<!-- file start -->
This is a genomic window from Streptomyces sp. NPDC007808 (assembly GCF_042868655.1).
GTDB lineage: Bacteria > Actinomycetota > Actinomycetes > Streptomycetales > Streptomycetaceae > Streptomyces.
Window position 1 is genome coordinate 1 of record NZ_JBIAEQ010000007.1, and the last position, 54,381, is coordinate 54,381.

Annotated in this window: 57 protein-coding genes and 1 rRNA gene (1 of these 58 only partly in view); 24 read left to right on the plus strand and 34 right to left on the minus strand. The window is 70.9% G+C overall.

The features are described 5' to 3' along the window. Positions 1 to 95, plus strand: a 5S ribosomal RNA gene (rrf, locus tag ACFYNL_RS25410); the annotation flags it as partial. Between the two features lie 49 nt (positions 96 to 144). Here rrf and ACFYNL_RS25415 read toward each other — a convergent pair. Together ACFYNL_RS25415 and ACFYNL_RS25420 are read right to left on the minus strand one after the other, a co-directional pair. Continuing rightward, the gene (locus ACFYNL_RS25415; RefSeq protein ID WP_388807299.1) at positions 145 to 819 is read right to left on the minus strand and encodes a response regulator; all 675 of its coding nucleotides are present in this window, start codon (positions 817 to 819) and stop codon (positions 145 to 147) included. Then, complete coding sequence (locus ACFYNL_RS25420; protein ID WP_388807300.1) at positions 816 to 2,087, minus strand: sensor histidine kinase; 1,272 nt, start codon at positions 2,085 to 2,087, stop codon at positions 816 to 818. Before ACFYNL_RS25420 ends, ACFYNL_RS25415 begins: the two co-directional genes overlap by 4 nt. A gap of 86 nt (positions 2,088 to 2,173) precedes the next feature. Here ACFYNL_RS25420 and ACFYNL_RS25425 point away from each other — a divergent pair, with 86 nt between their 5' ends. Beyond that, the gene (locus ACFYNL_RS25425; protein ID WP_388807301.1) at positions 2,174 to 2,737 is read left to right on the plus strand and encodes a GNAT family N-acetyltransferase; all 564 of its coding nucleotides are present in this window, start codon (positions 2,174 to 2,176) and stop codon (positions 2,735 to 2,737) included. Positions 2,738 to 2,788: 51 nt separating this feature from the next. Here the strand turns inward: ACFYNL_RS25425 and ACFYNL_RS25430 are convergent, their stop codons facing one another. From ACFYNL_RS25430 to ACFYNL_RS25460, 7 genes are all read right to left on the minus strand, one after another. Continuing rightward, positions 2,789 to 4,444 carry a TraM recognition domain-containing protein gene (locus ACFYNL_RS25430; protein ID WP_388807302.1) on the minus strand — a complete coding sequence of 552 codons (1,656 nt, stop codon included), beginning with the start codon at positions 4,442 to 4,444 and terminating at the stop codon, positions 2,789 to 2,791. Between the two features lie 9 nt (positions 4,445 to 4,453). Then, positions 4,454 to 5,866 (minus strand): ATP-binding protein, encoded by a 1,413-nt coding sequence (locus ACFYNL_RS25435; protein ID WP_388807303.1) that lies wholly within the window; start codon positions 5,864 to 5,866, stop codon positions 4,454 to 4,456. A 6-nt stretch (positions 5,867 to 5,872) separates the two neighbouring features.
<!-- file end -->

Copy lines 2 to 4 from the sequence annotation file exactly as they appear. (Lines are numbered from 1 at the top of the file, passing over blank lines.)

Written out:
GTDB lineage: Bacteria > Actinomycetota > Actinomycetes > Streptomycetales > Streptomycetaceae > Streptomyces.
Window position 1 is genome coordinate 1 of record NZ_JBIAEQ010000007.1, and the last position, 54,381, is coordinate 54,381.

Annotated in this window: 57 protein-coding genes and 1 rRNA gene (1 of these 58 only partly in view); 24 read left to right on the plus strand and 34 right to left on the minus strand. The window is 70.9% G+C overall.